Maryknoll Sister Ita Ford was one of the four US women killed on December 2, 1980, by the Salvadoran military.
They, like many in Latin America, had taken seriously the preferential option for the poor, sharing in the lives of the poor, accompanying them in their joys and struggles, showing the poor the mercy of God.
For this, they and many others were killed in Latin America, mostly by government forces. To be a Christian committed with the poor meant to put their lives at risk.
But for them it was what gave their lives meaning, partly because we see people living and struggling with a purpose.
Sister Ita Ford explained this in a letter to a sixteen-year niece:
This is a terrible time in El Salvador for youth. A lot of idealism and commitment are getting snuffed out here now. The reasons why so many are being killed are quite complicated, yet there are some clear, simple strands. One is that people have found a meaning to live, to sacrifice, struggle, and even die. And whether their life spans sixteen years, sixty or ninety, for them their life has had a purpose. In many ways they are fortunate people.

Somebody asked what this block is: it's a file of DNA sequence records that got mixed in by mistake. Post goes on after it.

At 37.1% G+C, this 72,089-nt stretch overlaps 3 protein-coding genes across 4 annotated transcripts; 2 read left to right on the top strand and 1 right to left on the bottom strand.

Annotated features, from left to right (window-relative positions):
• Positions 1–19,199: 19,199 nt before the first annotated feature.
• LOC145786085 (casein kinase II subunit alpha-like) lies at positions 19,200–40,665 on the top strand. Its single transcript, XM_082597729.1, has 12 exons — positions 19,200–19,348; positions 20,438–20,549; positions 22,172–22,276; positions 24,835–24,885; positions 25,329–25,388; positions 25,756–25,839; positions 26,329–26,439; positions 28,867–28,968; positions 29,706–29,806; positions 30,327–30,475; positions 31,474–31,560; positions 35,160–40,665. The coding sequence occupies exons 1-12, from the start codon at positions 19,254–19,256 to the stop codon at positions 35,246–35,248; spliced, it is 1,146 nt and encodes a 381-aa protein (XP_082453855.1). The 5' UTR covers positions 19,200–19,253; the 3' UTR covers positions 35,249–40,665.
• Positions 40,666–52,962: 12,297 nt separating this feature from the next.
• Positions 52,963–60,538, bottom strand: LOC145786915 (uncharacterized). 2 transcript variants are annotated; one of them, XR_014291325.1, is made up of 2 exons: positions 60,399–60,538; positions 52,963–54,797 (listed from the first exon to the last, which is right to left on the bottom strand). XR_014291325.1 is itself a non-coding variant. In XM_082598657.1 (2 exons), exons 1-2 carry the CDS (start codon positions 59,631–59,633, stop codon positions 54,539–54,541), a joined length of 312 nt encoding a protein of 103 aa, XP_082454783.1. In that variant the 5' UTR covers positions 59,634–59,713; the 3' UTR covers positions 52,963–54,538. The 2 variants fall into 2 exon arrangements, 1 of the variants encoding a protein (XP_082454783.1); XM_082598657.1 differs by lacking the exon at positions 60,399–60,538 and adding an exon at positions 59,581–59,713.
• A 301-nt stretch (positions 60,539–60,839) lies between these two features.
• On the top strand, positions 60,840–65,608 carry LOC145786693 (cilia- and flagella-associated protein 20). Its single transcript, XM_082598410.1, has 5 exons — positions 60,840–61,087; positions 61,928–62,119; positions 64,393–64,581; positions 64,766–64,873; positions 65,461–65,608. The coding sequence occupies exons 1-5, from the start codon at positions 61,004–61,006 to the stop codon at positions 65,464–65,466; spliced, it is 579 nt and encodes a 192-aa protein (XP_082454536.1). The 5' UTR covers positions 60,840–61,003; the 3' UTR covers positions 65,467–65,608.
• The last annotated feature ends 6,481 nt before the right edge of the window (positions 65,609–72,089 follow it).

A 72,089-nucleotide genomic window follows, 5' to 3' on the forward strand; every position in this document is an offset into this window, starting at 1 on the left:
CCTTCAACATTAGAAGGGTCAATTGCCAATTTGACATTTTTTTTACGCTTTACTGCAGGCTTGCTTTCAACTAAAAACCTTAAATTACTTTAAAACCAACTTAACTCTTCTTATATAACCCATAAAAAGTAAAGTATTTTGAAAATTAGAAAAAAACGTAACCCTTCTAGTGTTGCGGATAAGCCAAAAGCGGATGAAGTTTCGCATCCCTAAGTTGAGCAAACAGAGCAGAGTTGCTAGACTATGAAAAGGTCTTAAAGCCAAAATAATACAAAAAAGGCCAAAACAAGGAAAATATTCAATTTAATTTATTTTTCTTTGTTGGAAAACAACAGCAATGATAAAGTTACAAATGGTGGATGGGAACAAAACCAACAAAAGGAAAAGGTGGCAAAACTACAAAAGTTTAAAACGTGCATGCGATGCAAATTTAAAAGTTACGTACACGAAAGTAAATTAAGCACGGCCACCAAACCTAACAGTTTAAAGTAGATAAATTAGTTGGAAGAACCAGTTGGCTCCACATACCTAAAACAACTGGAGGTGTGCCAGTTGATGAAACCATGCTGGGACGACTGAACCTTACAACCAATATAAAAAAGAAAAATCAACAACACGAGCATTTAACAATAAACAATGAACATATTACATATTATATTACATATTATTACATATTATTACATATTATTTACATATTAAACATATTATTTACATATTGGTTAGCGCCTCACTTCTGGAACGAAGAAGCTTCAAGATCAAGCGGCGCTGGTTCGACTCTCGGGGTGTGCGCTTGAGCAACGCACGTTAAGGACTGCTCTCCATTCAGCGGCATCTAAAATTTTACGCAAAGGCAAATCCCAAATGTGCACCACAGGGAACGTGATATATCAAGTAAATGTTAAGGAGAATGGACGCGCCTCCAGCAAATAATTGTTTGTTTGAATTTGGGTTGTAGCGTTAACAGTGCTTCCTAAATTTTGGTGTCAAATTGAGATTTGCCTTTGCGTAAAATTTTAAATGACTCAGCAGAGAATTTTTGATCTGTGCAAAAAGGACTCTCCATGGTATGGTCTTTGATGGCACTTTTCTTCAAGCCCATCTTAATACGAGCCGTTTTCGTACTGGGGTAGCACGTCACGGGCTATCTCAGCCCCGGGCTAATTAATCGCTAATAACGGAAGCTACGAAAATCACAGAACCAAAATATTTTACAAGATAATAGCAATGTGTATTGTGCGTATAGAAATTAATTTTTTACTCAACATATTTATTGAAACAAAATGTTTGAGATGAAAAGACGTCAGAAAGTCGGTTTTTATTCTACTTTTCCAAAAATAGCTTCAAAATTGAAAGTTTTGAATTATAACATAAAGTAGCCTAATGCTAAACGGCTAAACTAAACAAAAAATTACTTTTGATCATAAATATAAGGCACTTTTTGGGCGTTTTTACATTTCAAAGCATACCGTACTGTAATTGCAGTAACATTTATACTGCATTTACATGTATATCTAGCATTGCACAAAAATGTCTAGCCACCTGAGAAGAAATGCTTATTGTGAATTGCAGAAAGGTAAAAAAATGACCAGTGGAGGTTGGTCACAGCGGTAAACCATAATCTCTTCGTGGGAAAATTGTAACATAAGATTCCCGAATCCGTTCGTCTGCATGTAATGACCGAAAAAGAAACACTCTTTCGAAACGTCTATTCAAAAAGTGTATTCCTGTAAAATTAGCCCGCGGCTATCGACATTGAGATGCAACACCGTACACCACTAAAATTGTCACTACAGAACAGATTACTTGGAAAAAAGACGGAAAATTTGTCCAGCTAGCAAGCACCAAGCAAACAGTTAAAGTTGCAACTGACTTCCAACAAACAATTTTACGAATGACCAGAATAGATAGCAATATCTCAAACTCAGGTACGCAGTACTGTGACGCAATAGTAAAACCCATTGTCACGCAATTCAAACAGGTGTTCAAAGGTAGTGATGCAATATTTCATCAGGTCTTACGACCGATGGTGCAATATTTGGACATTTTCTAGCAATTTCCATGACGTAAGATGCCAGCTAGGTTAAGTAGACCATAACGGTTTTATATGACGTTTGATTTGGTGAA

Brooklyn is not passing through the drama of El Salvador, but some things hold true wherever one is, and at whatever age. What I’m saying is that I hope that you can come to find that which gives life a deep meaning for you, something that energizes you, enthuses you, enables you to keep moving ahead.
The killing of youth by government forces in Latin America doesn’t happen as much as it did in the 1970s and 1980s, but still “a lot of idealism and commitment are getting snuffed out” by the violence, the poverty, the desperation, the political machinations of economic elites.
Yet I too find small signs of hope.
Yesterday I witnessed the entrance of 92 mostly young people into the catechumenate in the parish of Dulce Nombre. It filled me with hope to see so many wanting to journey with Christ, to live as members of the People of God.
They are finding something that gives their lives a deep meaning.
May all of us find that – in opening ourselves to the workings of God in us and in the poor.